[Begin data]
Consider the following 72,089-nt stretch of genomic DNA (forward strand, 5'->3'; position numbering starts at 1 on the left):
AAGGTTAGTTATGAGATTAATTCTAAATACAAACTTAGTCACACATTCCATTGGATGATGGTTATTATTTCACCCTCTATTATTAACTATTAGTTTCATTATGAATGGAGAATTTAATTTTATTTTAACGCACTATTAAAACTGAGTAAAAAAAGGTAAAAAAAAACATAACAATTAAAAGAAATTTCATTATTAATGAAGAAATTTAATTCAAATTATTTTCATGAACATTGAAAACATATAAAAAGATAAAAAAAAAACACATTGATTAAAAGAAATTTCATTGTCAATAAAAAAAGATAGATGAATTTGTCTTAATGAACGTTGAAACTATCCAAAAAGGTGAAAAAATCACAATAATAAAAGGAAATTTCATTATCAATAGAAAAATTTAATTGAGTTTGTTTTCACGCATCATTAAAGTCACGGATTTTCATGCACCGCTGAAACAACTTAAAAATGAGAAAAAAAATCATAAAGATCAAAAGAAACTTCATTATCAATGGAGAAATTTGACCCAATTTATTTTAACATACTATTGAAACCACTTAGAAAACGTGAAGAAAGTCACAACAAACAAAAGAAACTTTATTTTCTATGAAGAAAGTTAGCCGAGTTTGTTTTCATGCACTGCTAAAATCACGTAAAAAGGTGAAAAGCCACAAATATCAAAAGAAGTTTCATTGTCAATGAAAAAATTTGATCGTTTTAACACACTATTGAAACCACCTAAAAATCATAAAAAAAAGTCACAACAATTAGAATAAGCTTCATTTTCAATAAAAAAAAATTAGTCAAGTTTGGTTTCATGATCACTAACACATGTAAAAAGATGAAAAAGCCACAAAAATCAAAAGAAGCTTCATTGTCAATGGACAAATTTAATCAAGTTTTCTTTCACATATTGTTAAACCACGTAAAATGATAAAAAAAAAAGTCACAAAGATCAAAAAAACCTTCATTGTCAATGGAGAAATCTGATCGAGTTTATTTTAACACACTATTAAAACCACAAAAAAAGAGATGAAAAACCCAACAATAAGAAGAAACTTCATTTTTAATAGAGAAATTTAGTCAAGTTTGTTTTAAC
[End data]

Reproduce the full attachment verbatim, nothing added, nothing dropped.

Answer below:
Consider the following 72,089-nt stretch of genomic DNA (forward strand, 5'->3'; position numbering starts at 1 on the left):
AAGGTTAGTTATGAGATTAATTCTAAATACAAACTTAGTCACACATTCCATTGGATGATGGTTATTATTTCACCCTCTATTATTAACTATTAGTTTCATTATGAATGGAGAATTTAATTTTATTTTAACGCACTATTAAAACTGAGTAAAAAAAGGTAAAAAAAAACATAACAATTAAAAGAAATTTCATTATTAATGAAGAAATTTAATTCAAATTATTTTCATGAACATTGAAAACATATAAAAAGATAAAAAAAAAACACATTGATTAAAAGAAATTTCATTGTCAATAAAAAAAGATAGATGAATTTGTCTTAATGAACGTTGAAACTATCCAAAAAGGTGAAAAAATCACAATAATAAAAGGAAATTTCATTATCAATAGAAAAATTTAATTGAGTTTGTTTTCACGCATCATTAAAGTCACGGATTTTCATGCACCGCTGAAACAACTTAAAAATGAGAAAAAAAATCATAAAGATCAAAAGAAACTTCATTATCAATGGAGAAATTTGACCCAATTTATTTTAACATACTATTGAAACCACTTAGAAAACGTGAAGAAAGTCACAACAAACAAAAGAAACTTTATTTTCTATGAAGAAAGTTAGCCGAGTTTGTTTTCATGCACTGCTAAAATCACGTAAAAAGGTGAAAAGCCACAAATATCAAAAGAAGTTTCATTGTCAATGAAAAAATTTGATCGTTTTAACACACTATTGAAACCACCTAAAAATCATAAAAAAAAGTCACAACAATTAGAATAAGCTTCATTTTCAATAAAAAAAAATTAGTCAAGTTTGGTTTCATGATCACTAACACATGTAAAAAGATGAAAAAGCCACAAAAATCAAAAGAAGCTTCATTGTCAATGGACAAATTTAATCAAGTTTTCTTTCACATATTGTTAAACCACGTAAAATGATAAAAAAAAAAGTCACAAAGATCAAAAAAACCTTCATTGTCAATGGAGAAATCTGATCGAGTTTATTTTAACACACTATTAAAACCACAAAAAAAGAGATGAAAAACCCAACAATAAGAAGAAACTTCATTTTTAATAGAGAAATTTAGTCAAGTTTGTTTTAAC